There is also an incident involving Sanjay Gandhi, which shows the close personal Azad shared with him. Sanjay Gandhi spent a full three days in Jammu & Srinagar for Azad’s wedding, attending all the ceremonies. There was a hilarious moment when Sanjay and his group, along with Azad, landed at Srinagar airport on the wedding day. Azad writes, “CM Sheikh Abdullah had dispatched two senior government officials to the airport to receive Sanjay and inform him he would be a state guest during his stay in Srinagar. Sanjay asked them whether that courtesy was also extended to me. On reaching a negative response, he bluntly told them…that he would stay with me… The two officials continued to remain on the tarmac, confused over what they should do next. Suddenly, Sanjay turned to them and said sternly, ‘May I ask what you people are doing here? You are wasting your time. Don’t you have work to do in your offices?’”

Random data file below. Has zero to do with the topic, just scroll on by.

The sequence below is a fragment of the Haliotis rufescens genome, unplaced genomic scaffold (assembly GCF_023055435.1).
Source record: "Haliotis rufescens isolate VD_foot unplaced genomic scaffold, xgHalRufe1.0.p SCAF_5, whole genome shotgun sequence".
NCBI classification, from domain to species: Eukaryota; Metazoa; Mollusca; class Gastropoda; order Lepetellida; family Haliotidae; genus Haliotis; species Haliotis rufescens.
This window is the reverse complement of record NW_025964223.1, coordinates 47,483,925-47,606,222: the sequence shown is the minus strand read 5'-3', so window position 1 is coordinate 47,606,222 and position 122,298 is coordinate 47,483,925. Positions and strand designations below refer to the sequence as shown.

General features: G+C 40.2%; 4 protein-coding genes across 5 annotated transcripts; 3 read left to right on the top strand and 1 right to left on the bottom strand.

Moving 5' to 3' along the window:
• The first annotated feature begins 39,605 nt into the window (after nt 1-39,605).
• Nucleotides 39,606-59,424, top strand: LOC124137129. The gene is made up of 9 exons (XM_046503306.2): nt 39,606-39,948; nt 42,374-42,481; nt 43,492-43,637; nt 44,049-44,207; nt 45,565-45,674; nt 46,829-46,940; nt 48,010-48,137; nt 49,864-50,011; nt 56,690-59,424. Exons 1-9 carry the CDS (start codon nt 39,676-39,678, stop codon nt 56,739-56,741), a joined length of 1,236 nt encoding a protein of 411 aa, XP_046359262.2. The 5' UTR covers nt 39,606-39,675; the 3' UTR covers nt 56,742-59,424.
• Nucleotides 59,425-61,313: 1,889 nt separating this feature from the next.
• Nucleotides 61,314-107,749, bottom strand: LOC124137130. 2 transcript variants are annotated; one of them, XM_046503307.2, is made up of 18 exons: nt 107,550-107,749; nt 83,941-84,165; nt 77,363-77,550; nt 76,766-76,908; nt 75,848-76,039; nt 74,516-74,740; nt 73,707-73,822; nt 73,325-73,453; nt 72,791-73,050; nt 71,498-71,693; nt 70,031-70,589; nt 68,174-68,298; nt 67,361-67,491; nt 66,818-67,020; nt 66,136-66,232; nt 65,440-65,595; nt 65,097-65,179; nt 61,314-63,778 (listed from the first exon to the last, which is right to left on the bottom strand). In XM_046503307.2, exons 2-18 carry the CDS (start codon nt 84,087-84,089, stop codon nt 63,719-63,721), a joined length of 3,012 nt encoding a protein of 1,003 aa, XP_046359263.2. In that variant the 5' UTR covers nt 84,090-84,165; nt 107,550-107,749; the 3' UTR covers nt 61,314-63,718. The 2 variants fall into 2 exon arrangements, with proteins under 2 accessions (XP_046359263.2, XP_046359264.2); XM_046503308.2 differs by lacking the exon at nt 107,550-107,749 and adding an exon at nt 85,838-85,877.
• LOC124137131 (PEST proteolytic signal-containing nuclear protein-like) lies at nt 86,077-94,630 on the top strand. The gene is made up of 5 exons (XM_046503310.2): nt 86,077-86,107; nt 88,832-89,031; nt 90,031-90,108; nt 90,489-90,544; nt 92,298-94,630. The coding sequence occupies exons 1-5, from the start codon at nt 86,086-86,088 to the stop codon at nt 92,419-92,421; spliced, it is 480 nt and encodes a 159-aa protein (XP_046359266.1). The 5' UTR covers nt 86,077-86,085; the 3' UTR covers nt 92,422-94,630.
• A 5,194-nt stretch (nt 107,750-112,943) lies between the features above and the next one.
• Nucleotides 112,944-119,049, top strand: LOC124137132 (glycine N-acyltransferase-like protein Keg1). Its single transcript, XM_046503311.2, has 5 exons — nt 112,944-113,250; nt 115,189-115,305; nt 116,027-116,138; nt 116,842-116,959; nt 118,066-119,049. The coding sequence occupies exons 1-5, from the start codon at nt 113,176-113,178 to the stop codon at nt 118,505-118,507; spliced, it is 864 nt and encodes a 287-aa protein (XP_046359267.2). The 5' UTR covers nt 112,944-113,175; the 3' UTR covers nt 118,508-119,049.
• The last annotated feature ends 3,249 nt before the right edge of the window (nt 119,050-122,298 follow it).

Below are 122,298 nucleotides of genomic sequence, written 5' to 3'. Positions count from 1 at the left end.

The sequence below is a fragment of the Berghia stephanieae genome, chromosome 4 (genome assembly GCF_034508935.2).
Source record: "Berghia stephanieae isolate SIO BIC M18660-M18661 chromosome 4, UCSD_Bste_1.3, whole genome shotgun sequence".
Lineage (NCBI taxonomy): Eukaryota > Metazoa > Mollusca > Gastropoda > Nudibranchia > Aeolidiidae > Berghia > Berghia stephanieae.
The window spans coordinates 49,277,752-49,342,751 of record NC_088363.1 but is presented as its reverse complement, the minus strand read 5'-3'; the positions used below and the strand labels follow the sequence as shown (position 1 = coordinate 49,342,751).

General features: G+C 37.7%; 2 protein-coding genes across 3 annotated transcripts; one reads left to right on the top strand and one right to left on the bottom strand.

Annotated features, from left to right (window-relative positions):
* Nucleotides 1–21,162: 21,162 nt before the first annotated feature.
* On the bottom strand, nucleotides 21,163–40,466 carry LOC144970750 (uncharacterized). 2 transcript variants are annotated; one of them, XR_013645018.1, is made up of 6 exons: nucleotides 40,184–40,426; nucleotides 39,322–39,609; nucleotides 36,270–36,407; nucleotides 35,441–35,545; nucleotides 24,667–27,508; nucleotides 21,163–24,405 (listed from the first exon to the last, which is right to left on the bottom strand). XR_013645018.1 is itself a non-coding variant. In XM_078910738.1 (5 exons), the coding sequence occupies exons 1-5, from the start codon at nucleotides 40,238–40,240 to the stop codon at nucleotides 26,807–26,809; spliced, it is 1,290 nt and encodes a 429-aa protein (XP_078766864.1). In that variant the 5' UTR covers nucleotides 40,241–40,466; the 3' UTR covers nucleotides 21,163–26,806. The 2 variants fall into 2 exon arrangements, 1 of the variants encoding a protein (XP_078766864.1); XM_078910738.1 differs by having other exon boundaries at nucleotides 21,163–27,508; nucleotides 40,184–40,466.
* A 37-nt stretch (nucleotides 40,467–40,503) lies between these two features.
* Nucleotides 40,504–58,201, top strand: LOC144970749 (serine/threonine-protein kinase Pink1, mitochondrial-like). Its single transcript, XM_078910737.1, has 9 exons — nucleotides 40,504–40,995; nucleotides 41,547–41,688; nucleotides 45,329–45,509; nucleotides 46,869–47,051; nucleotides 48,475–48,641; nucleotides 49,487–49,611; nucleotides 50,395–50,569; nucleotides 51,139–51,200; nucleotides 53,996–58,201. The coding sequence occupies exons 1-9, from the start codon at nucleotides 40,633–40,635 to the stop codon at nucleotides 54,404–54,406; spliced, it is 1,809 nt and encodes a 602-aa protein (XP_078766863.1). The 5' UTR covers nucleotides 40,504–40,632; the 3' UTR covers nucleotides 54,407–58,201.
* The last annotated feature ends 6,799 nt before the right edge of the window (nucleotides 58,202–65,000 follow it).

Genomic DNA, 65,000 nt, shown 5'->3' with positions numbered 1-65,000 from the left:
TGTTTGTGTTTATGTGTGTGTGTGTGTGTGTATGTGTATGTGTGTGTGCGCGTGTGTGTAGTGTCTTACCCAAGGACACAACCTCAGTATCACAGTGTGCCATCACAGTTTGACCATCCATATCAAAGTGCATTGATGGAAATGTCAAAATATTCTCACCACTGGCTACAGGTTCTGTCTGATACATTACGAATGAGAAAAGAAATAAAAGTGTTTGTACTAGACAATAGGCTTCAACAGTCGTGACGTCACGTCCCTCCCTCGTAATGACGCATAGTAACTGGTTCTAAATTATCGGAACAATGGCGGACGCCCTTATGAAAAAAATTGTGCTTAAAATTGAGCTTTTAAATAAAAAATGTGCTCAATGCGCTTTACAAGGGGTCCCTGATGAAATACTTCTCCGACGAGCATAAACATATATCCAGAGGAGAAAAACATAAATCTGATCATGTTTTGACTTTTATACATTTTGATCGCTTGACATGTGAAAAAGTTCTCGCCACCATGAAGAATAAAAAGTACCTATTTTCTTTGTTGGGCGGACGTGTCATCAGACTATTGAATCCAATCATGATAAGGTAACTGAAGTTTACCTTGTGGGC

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2. The views expressed here are those of the author and do not necessarily represent or reflect the views of PGurus.

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Rajesh Singh is a Delhi-based senior political commentator and public affairs analyst
Rajesh Singh


  1. Gossip value. This man has NO real worth. He is lived & grown under shadow of others, now claiming his shadow is bigger than Statue of Liberty !! Such things can only happen when sunset is happening !!

    Anyone / Everyone can talk fondly of past endlessly, which has no value for 85% of the people might have died & no evidence or cannot recall & is of least interest to everyone / anyone.

    Men living in shadow cannot survive on their own physical weight